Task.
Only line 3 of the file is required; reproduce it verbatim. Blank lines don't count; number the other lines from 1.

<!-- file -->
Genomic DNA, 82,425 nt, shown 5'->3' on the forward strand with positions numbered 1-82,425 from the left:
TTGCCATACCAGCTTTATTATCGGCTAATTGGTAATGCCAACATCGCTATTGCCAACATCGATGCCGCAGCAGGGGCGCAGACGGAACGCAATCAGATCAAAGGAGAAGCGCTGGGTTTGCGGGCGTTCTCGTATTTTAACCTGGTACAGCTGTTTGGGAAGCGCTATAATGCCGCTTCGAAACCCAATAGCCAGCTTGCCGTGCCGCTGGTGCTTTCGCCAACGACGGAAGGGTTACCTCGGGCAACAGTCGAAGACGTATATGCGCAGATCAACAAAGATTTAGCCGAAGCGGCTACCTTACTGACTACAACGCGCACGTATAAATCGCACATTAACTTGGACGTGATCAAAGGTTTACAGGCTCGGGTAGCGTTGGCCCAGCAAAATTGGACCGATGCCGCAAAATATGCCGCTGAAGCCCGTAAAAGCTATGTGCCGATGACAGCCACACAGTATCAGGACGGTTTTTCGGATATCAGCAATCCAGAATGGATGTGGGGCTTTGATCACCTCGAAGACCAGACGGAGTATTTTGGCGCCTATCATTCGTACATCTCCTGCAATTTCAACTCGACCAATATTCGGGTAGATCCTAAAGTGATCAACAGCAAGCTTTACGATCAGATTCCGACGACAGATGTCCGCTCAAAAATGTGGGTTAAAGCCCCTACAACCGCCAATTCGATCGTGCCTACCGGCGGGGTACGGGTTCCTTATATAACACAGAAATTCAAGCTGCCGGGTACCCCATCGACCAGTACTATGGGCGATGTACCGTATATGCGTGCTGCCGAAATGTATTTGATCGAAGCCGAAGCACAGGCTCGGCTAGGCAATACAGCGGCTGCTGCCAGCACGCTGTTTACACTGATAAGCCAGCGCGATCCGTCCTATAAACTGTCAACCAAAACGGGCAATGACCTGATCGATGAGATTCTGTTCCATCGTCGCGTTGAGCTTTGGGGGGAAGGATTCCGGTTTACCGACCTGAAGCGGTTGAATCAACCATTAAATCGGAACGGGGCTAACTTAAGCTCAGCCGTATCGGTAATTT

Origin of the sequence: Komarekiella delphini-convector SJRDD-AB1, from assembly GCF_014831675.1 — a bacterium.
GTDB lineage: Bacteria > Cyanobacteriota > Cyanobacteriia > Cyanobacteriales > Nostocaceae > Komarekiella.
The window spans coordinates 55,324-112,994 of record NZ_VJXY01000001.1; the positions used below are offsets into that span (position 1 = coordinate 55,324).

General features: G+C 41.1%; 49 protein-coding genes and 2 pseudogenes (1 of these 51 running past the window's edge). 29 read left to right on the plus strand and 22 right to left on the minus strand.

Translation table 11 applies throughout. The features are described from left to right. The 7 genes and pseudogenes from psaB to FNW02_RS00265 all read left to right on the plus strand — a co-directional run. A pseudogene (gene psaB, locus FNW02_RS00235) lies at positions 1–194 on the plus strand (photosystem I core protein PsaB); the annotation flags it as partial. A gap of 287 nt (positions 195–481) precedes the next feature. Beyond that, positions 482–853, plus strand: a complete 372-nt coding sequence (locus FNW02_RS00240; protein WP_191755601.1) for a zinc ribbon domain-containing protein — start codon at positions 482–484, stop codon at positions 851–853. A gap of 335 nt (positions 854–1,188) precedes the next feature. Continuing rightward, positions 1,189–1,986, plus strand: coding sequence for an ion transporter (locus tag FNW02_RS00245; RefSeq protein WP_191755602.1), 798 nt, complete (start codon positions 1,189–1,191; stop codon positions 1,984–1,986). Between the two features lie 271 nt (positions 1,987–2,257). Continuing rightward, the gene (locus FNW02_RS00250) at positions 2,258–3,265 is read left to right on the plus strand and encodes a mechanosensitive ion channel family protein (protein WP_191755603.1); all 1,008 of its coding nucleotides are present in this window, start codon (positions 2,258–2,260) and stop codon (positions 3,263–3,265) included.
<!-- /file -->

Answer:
Origin of the sequence: Komarekiella delphini-convector SJRDD-AB1, from assembly GCF_014831675.1 — a bacterium.